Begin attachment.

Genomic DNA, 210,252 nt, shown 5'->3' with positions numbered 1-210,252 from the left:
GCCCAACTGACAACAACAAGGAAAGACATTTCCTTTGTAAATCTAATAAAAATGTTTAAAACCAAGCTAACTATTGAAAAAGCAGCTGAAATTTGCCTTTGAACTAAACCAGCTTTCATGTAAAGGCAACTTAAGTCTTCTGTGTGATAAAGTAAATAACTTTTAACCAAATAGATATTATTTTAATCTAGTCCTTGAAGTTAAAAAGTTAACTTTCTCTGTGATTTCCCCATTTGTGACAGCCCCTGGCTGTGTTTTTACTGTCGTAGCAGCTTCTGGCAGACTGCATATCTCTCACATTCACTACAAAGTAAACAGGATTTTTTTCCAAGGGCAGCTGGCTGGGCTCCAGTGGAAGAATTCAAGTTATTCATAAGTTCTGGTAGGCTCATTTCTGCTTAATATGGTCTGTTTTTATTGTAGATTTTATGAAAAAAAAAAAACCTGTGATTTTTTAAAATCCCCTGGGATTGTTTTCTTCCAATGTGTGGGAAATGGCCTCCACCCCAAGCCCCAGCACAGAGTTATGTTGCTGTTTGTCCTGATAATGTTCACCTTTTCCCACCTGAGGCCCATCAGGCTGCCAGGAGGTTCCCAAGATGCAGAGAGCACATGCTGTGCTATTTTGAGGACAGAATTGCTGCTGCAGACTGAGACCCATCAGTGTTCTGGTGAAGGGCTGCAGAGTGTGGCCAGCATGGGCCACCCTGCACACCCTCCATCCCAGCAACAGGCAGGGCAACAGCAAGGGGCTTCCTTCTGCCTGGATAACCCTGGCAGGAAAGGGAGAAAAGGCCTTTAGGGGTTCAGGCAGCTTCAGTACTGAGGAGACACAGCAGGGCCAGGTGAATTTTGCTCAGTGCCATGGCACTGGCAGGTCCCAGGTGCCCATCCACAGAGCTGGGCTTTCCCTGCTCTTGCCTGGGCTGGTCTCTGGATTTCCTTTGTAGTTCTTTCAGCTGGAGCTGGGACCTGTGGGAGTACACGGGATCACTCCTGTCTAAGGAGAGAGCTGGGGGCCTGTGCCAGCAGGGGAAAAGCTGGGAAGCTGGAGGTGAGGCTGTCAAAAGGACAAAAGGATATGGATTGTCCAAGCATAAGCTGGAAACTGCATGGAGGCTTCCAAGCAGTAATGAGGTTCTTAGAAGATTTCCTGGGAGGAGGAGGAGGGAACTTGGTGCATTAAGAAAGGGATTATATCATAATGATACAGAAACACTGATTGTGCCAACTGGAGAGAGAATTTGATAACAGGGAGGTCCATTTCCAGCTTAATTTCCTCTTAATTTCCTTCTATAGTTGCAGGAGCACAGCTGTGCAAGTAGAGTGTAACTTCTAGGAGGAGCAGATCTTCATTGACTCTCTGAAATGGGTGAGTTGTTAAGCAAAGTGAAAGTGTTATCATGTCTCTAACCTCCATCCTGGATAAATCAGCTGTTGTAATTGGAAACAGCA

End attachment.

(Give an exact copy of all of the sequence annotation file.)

Genomic DNA, 210,252 nt, shown 5'->3' with positions numbered 1-210,252 from the left:
GCCCAACTGACAACAACAAGGAAAGACATTTCCTTTGTAAATCTAATAAAAATGTTTAAAACCAAGCTAACTATTGAAAAAGCAGCTGAAATTTGCCTTTGAACTAAACCAGCTTTCATGTAAAGGCAACTTAAGTCTTCTGTGTGATAAAGTAAATAACTTTTAACCAAATAGATATTATTTTAATCTAGTCCTTGAAGTTAAAAAGTTAACTTTCTCTGTGATTTCCCCATTTGTGACAGCCCCTGGCTGTGTTTTTACTGTCGTAGCAGCTTCTGGCAGACTGCATATCTCTCACATTCACTACAAAGTAAACAGGATTTTTTTCCAAGGGCAGCTGGCTGGGCTCCAGTGGAAGAATTCAAGTTATTCATAAGTTCTGGTAGGCTCATTTCTGCTTAATATGGTCTGTTTTTATTGTAGATTTTATGAAAAAAAAAAAACCTGTGATTTTTTAAAATCCCCTGGGATTGTTTTCTTCCAATGTGTGGGAAATGGCCTCCACCCCAAGCCCCAGCACAGAGTTATGTTGCTGTTTGTCCTGATAATGTTCACCTTTTCCCACCTGAGGCCCATCAGGCTGCCAGGAGGTTCCCAAGATGCAGAGAGCACATGCTGTGCTATTTTGAGGACAGAATTGCTGCTGCAGACTGAGACCCATCAGTGTTCTGGTGAAGGGCTGCAGAGTGTGGCCAGCATGGGCCACCCTGCACACCCTCCATCCCAGCAACAGGCAGGGCAACAGCAAGGGGCTTCCTTCTGCCTGGATAACCCTGGCAGGAAAGGGAGAAAAGGCCTTTAGGGGTTCAGGCAGCTTCAGTACTGAGGAGACACAGCAGGGCCAGGTGAATTTTGCTCAGTGCCATGGCACTGGCAGGTCCCAGGTGCCCATCCACAGAGCTGGGCTTTCCCTGCTCTTGCCTGGGCTGGTCTCTGGATTTCCTTTGTAGTTCTTTCAGCTGGAGCTGGGACCTGTGGGAGTACACGGGATCACTCCTGTCTAAGGAGAGAGCTGGGGGCCTGTGCCAGCAGGGGAAAAGCTGGGAAGCTGGAGGTGAGGCTGTCAAAAGGACAAAAGGATATGGATTGTCCAAGCATAAGCTGGAAACTGCATGGAGGCTTCCAAGCAGTAATGAGGTTCTTAGAAGATTTCCTGGGAGGAGGAGGAGGGAACTTGGTGCATTAAGAAAGGGATTATATCATAATGATACAGAAACACTGATTGTGCCAACTGGAGAGAGAATTTGATAACAGGGAGGTCCATTTCCAGCTTAATTTCCTCTTAATTTCCTTCTATAGTTGCAGGAGCACAGCTGTGCAAGTAGAGTGTAACTTCTAGGAGGAGCAGATCTTCATTGACTCTCTGAAATGGGTGAGTTGTTAAGCAAAGTGAAAGTGTTATCATGTCTCTAACCTCCATCCTGGATAAATCAGCTGTTGTAATTGGAAACAGCA